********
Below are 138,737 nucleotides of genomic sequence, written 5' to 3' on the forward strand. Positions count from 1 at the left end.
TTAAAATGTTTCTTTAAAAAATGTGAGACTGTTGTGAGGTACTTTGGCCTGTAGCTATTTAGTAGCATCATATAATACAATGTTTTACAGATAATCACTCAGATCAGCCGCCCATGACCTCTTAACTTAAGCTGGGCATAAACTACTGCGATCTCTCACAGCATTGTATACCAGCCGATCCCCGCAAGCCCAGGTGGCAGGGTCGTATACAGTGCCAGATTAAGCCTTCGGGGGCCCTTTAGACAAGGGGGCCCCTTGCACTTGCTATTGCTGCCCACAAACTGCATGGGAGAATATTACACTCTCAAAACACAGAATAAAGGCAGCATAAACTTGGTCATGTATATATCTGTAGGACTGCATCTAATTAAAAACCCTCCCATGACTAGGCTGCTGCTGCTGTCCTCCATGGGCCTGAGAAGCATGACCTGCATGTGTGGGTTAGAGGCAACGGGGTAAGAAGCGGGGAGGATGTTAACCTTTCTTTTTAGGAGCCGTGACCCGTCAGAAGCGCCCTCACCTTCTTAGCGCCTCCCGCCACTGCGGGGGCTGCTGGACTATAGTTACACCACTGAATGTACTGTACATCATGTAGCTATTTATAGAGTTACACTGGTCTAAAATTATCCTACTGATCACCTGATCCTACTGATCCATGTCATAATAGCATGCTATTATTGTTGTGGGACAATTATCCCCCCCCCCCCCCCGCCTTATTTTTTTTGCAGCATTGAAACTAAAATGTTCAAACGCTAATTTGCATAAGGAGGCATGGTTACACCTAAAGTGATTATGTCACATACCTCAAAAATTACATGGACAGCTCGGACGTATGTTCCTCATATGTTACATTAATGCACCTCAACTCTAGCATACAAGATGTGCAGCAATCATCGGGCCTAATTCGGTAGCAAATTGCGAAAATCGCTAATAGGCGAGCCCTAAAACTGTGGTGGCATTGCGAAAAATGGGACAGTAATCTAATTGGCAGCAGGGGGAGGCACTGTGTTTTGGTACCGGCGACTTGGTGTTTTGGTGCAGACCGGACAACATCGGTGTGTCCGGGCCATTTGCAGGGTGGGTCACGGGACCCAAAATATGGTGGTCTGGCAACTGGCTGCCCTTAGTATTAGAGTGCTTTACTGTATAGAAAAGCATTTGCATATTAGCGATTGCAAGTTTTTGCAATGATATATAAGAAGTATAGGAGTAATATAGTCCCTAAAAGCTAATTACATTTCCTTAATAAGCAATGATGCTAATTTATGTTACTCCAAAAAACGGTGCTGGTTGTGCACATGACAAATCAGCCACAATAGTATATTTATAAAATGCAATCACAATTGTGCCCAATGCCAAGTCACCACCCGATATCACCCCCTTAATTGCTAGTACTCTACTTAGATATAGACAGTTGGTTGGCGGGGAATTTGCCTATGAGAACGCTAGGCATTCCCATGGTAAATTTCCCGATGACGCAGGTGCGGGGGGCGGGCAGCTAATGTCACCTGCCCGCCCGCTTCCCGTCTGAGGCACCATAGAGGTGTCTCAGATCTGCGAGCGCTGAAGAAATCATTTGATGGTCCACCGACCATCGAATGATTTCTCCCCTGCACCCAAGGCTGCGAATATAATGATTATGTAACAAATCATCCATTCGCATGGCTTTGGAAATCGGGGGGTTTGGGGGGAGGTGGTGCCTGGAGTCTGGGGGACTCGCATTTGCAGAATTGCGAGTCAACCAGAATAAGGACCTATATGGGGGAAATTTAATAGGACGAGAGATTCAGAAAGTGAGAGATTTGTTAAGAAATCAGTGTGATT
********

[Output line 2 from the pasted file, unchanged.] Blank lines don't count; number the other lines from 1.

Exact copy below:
TTAAAATGTTTCTTTAAAAAATGTGAGACTGTTGTGAGGTACTTTGGCCTGTAGCTATTTAGTAGCATCATATAATACAATGTTTTACAGATAATCACTCAGATCAGCCGCCCATGACCTCTTAACTTAAGCTGGGCATAAACTACTGCGATCTCTCACAGCATTGTATACCAGCCGATCCCCGCAAGCCCAGGTGGCAGGGTCGTATACAGTGCCAGATTAAGCCTTCGGGGGCCCTTTAGACAAGGGGGCCCCTTGCACTTGCTATTGCTGCCCACAAACTGCATGGGAGAATATTACACTCTCAAAACACAGAATAAAGGCAGCATAAACTTGGTCATGTATATATCTGTAGGACTGCATCTAATTAAAAACCCTCCCATGACTAGGCTGCTGCTGCTGTCCTCCATGGGCCTGAGAAGCATGACCTGCATGTGTGGGTTAGAGGCAACGGGGTAAGAAGCGGGGAGGATGTTAACCTTTCTTTTTAGGAGCCGTGACCCGTCAGAAGCGCCCTCACCTTCTTAGCGCCTCCCGCCACTGCGGGGGCTGCTGGACTATAGTTACACCACTGAATGTACTGTACATCATGTAGCTATTTATAGAGTTACACTGGTCTAAAATTATCCTACTGATCACCTGATCCTACTGATCCATGTCATAATAGCATGCTATTATTGTTGTGGGACAATTATCCCCCCCCCCCCCCCGCCTTATTTTTTTTGCAGCATTGAAACTAAAATGTTCAAACGCTAATTTGCATAAGGAGGCATGGTTACACCTAAAGTGATTATGTCACATACCTCAAAAATTACATGGACAGCTCGGACGTATGTTCCTCATATGTTACATTAATGCACCTCAACTCTAGCATACAAGATGTGCAGCAATCATCGGGCCTAATTCGGTAGCAAATTGCGAAAATCGCTAATAGGCGAGCCCTAAAACTGTGGTGGCATTGCGAAAAATGGGACAGTAATCTAATTGGCAGCAGGGGGAGGCACTGTGTTTTGGTACCGGCGACTTGGTGTTTTGGTGCAGACCGGACAACATCGGTGTGTCCGGGCCATTTGCAGGGTGGGTCACGGGACCCAAAATATGGTGGTCTGGCAACTGGCTGCCCTTAGTATTAGAGTGCTTTACTGTATAGAAAAGCATTTGCATATTAGCGATTGCAAGTTTTTGCAATGATATATAAGAAGTATAGGAGTAATATAGTCCCTAAAAGCTAATTACATTTCCTTAATAAGCAATGATGCTAATTTATGTTACTCCAAAAAACGGTGCTGGTTGTGCACATGACAAATCAGCCACAATAGTATATTTATAAAATGCAATCACAATTGTGCCCAATGCCAAGTCACCACCCGATATCACCCCCTTAATTGCTAGTACTCTACTTAGATATAGACAGTTGGTTGGCGGGGAATTTGCCTATGAGAACGCTAGGCATTCCCATGGTAAATTTCCCGATGACGCAGGTGCGGGGGGCGGGCAGCTAATGTCACCTGCCCGCCCGCTTCCCGTCTGAGGCACCATAGAGGTGTCTCAGATCTGCGAGCGCTGAAGAAATCATTTGATGGTCCACCGACCATCGAATGATTTCTCCCCTGCACCCAAGGCTGCGAATATAATGATTATGTAACAAATCATCCATTCGCATGGCTTTGGAAATCGGGGGGTTTGGGGGGAGGTGGTGCCTGGAGTCTGGGGGACTCGCATTTGCAGAATTGCGAGTCAACCAGAATAAGGACCTATATGGGGGAAATTTAATAGGACGAGAGATTCAGAAAGTGAGAGATTTGTTAAGAAATCAGTGTGATT